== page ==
All this would be complicated enough if not for the fact there was a whole other world out there. Managing relations with other nations is crucial to success; grant trade agreements, sign alliances, or make other nations your vassals to add to your wealth, prestige, power, and territory. Catholic nations get to deal with the Pope, who can excommunicate a king or call Crusades against non-believers. You can eliminate factions altogether, either by taking all of a faction’s territory or by exterminating the family line. The Mongols show up later in game and the New World comes into play near the end of your alloted turns.
If you played the original Medieval: Total War, you’re in luck — lots of changes have been made to improve gameplay. Royal lines are much more robust; no longer will you fail twenty turns in because your king is hideously ugly and no one will marry him. Each of your generals, if not married to a foreign princess, will instead marry a commoner and produce offspring. Occasionally, generals will marry into your family as well, which also allows to become part of the royal line. The game isn’t quite as long, but still plenty long. Diplomacy is a bit more nuanced. The city/castle divide will take time to manage, but is well worth it in the end. Law and order is now broken down instead of just being a color, which makes holding provinces you’ve kept much easier. Missions add flavor to the game, allowing you to get some quick cash, improve relations, and bolster your military in exchange for short term goals.
As a game, Medieval 2 is an excellent selection. It has an enormous amount of replay value, with each faction having unique challenges to deal with. Battles are very engaging, and only become more so as the game gets later. What you do will have real repercussions, which forces you to deal with the international scene. There are a few problems, though. First, the manual is much, much too general and the advisers don’t flesh out the game enough for beginnings. It’s hard for a beginning player to figure out what is successful and what isn’t; the learning curve is rather steep for somebody who hasn’t at least played the tutorial. Second, the removal of a starting period makes it unlikely that any but the most committed gamer will see gunpowder or the new world. Third, the AI is occasionally suicidal and will throw small armies at large ones; I’ve had four unit armies attack London and get vaporized. Finally, alliances only really serve as a deterrent; your allies will often refuse to help you in your battles unless they are in the general area.
All in all, the game is a solid B+; A- if you’ve played it before.
The Civilization franchise has been out since 1991, making it one of the most robust in gaming history. I personally began experiencing Civilization with Civ II, which I borrowed from a local library and never stopped playing until the sequels came out. I bought Civ III, sight unseen, without even reading a review; I was more cautious about Civ IV.
The Civ franchise is focused around the player literally creating a civilization from scratch, based on some rules and abilities from a given template, and then trying to ensure it survives the test of time. It is possible to “win the game,” whether by simply surviving until time runs out, conquering the world, or building a space shuttle. War is part, but not the only part, of the Civilization experience, which features trade, diplomacy, technology, culture, and (starting with Civ IV) religion. It is perfectly possible (although unlikely) to successfully win a game without fighting a single battle.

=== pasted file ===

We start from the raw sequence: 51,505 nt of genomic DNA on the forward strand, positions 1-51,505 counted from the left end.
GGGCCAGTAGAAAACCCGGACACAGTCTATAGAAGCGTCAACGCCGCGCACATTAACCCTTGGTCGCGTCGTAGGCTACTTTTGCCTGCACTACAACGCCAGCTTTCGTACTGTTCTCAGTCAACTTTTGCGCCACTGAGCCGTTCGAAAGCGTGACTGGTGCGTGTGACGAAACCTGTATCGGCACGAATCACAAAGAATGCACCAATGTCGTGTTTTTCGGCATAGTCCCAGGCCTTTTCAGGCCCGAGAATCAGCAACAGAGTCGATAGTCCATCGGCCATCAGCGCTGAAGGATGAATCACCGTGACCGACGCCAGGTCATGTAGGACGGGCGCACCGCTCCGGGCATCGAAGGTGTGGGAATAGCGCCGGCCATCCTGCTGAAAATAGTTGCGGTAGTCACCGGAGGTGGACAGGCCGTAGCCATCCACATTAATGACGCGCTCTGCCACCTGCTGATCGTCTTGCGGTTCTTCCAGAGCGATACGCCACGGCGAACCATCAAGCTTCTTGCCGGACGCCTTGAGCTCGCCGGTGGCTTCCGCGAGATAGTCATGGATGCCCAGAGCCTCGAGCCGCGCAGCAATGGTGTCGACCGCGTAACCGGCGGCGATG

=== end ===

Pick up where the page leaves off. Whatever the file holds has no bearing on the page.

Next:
Each Civilization consists of one or more cities; cities, in turn, generate revenue, research new technologies, build units and construct buildings. They are the lifeblood of a Civilization. Without constant expansion (or failing that, city improvements), a Civilization will be crushed by its neighbors or simply fade away as it can no longer compete on the global stage. Cities can be built, be conquered, be traded, revolt, change their religion, pollute the environment, or be burned to the ground. Managing cities is the central and most important task in Civilization.
Each city produces three things: Food, which keeps the citizens from starving and promotes growth; Shields, which are used for production; and Trade, which generates revenue, funds research, keeps citizens happy, and produces culture. Cities can build city improvements or units, which make cities more productive, defends cities, or allows you to conquer new cities. They can also build Wonders, which are either national (one per civ) or global (one per game). These can dramatically alter the course of the game.
Technology is absolutely critical to a civilization: technologies can be traded and allow the development of new units, city improvements, unit abilities, religions, and new technologies. The tech tree is far more important than in any other game; it’s about unit quality, not quantity. There are some limited instances in which technologies are free, but for the most part, they require extensive research.
In any game of Civilization, you will inevitably meet your fellow civilizations; skillful diplomacy can enlarge your empire, enlighten it, enrich it, and enable it to compete more effectively. Each civilization (there are typically eight per game) has its own goals relative to yours; some will be happy with co-existence, others will try to crush you. You can ally with other civilizations against a common foe, you can trade commodities, maps, technologies, even cities, and you can demand tribute from your weaker neighbors in exchange for not being wiped out of existence.
Religion is new to the Civilization universe and has dramatic effects on the rest of the world. Founding a religion and building a shrine can provide income. Co-religionists are more likely to support your empire, while enemy religions are more likely to turn against you. Individual cities can rebel depending on their religious proclivities. Religious citizens are happy citizens, and religious structures also provide other benefits.